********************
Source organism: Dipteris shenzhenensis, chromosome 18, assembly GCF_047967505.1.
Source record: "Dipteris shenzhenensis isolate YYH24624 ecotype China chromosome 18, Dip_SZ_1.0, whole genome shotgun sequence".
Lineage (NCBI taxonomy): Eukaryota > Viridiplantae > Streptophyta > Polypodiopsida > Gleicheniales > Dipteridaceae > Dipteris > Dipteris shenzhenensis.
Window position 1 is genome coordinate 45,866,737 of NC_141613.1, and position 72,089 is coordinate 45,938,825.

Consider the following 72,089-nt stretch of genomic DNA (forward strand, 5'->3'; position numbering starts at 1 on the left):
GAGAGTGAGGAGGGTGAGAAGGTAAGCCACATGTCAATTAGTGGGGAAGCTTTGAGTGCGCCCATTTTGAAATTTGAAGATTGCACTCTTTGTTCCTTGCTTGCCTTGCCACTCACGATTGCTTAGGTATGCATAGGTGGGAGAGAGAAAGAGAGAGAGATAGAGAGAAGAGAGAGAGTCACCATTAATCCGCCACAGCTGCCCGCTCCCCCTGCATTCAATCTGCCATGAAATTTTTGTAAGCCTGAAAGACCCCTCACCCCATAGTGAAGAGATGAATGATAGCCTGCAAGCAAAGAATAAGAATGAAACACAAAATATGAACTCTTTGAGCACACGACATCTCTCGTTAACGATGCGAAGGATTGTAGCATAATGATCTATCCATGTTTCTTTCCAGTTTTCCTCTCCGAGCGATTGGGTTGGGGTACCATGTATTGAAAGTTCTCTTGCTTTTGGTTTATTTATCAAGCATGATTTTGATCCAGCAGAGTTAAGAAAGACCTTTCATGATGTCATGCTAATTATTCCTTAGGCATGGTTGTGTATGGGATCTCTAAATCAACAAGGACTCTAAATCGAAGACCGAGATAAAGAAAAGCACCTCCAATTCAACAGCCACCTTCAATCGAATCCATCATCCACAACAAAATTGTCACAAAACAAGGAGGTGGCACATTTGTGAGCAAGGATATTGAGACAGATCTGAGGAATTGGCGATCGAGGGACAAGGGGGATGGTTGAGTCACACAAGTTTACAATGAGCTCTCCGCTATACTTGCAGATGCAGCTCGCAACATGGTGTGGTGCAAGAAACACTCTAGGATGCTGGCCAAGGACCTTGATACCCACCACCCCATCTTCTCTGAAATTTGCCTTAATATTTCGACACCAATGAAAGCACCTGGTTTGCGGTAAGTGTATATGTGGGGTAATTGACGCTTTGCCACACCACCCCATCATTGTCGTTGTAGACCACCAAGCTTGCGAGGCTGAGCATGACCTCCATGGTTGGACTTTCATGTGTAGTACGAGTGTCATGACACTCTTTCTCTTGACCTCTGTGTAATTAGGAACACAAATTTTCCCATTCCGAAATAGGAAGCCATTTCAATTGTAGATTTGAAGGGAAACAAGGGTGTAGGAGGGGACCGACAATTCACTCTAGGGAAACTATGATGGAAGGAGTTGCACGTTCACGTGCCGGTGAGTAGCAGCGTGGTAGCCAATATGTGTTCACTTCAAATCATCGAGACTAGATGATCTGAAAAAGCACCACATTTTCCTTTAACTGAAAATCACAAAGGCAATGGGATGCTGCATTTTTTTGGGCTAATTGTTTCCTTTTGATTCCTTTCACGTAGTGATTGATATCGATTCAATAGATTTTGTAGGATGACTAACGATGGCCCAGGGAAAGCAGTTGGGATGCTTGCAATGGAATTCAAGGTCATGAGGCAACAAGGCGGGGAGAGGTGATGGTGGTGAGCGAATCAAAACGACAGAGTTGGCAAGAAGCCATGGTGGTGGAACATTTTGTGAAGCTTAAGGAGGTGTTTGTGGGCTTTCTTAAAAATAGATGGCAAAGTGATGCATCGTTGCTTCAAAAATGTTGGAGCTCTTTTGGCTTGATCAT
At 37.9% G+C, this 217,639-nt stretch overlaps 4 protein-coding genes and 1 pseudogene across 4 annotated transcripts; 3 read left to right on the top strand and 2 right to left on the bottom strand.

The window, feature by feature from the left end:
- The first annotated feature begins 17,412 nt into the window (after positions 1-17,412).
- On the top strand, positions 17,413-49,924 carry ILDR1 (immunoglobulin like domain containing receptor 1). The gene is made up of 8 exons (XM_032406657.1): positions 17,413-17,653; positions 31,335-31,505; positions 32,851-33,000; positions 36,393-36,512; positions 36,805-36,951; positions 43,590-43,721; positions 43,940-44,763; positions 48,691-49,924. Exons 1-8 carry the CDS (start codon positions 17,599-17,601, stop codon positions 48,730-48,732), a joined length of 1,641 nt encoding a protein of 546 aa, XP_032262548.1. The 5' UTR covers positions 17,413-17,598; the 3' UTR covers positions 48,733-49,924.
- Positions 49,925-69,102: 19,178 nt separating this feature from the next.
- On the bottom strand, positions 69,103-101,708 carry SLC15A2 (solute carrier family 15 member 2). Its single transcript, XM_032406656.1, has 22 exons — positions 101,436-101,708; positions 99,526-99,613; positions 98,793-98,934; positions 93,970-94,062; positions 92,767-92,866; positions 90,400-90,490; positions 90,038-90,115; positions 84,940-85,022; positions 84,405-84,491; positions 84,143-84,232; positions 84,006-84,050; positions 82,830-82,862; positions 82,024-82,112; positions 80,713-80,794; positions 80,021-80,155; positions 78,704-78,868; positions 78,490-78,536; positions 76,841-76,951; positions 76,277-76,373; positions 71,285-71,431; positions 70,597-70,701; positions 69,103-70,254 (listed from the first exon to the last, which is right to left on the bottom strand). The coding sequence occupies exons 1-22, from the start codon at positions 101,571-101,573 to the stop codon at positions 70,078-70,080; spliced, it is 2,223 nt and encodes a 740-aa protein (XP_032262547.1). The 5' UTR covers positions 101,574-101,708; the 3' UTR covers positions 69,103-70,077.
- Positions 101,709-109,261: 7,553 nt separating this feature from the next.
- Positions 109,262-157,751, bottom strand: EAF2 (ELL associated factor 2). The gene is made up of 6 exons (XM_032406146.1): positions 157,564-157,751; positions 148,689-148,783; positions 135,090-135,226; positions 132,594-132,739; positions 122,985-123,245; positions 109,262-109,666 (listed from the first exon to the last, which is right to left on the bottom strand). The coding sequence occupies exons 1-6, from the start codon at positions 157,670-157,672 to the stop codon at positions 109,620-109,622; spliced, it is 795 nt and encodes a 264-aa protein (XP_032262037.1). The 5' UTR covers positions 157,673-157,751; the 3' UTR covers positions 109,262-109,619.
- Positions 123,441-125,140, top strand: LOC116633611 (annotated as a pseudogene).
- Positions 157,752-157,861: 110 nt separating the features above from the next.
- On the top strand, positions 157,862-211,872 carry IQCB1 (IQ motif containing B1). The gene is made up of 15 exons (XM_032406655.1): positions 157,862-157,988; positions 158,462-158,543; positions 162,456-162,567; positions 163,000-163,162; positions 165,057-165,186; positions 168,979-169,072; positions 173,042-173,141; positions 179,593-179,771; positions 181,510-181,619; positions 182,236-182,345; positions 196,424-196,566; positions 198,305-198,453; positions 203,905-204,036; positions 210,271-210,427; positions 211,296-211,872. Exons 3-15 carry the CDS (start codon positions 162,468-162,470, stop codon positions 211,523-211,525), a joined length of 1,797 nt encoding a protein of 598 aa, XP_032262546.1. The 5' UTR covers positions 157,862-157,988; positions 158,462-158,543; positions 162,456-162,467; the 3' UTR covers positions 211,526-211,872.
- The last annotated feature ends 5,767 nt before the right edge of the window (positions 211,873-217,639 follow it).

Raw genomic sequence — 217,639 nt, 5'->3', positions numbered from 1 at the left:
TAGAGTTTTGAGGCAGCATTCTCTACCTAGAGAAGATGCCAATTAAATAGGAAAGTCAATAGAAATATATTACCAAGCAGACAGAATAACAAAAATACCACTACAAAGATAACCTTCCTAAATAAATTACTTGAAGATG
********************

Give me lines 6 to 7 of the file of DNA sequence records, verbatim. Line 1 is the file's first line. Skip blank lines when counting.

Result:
GAGAGTGAGGAGGGTGAGAAGGTAAGCCACATGTCAATTAGTGGGGAAGCTTTGAGTGCGCCCATTTTGAAATTTGAAGATTGCACTCTTTGTTCCTTGCTTGCCTTGCCACTCACGATTGCTTAGGTATGCATAGGTGGGAGAGAGAAAGAGAGAGAGATAGAGAGAAGAGAGAGAGTCACCATTAATCCGCCACAGCTGCCCGCTCCCCCTGCATTCAATCTGCCATGAAATTTTTGTAAGCCTGAAAGACCCCTCACCCCATAGTGAAGAGATGAATGATAGCCTGCAAGCAAAGAATAAGAATGAAACACAAAATATGAACTCTTTGAGCACACGACATCTCTCGTTAACGATGCGAAGGATTGTAGCATAATGATCTATCCATGTTTCTTTCCAGTTTTCCTCTCCGAGCGATTGGGTTGGGGTACCATGTATTGAAAGTTCTCTTGCTTTTGGTTTATTTATCAAGCATGATTTTGATCCAGCAGAGTTAAGAAAGACCTTTCATGATGTCATGCTAATTATTCCTTAGGCATGGTTGTGTATGGGATCTCTAAATCAACAAGGACTCTAAATCGAAGACCGAGATAAAGAAAAGCACCTCCAATTCAACAGCCACCTTCAATCGAATCCATCATCCACAACAAAATTGTCACAAAACAAGGAGGTGGCACATTTGTGAGCAAGGATATTGAGACAGATCTGAGGAATTGGCGATCGAGGGACAAGGGGGATGGTTGAGTCACACAAGTTTACAATGAGCTCTCCGCTATACTTGCAGATGCAGCTCGCAACATGGTGTGGTGCAAGAAACACTCTAGGATGCTGGCCAAGGACCTTGATACCCACCACCCCATCTTCTCTGAAATTTGCCTTAATATTTCGACACCAATGAAAGCACCTGGTTTGCGGTAAGTGTATATGTGGGGTAATTGACGCTTTGCCACACCACCCCATCATTGTCGTTGTAGACCACCAAGCTTGCGAGGCTGAGCATGACCTCCATGGTTGGACTTTCATGTGTAGTACGAGTGTCATGACACTCTTTCTCTTGACCTCTGTGTAATTAGGAACACAAATTTTCCCATTCCGAAATAGGAAGCCATTTCAATTGTAGATTTGAAGGGAAACAAGGGTGTAGGAGGGGACCGACAATTCACTCTAGGGAAACTATGATGGAAGGAGTTGCACGTTCACGTGCCGGTGAGTAGCAGCGTGGTAGCCAATATGTGTTCACTTCAAATCATCGAGACTAGATGATCTGAAAAAGCACCACATTTTCCTTTAACTGAAAATCACAAAGGCAATGGGATGCTGCATTTTTTTGGGCTAATTGTTTCCTTTTGATTCCTTTCACGTAGTGATTGATATCGATTCAATAGATTTTGTAGGATGACTAACGATGGCCCAGGGAAAGCAGTTGGGATGCTTGCAATGGAATTCAAGGTCATGAGGCAACAAGGCGGGGAGAGGTGATGGTGGTGAGCGAATCAAAACGACAGAGTTGGCAAGAAGCCATGGTGGTGGAACATTTTGTGAAGCTTAAGGAGGTGTTTGTGGGCTTTCTTAAAAATAGATGGCAAAGTGATGCATCGTTGCTTCAAAAATGTTGGAGCTCTTTTGGCTTGATCAT
At 37.9% G+C, this 217,639-nt stretch overlaps 4 protein-coding genes and 1 pseudogene across 4 annotated transcripts; 3 read left to right on the top strand and 2 right to left on the bottom strand.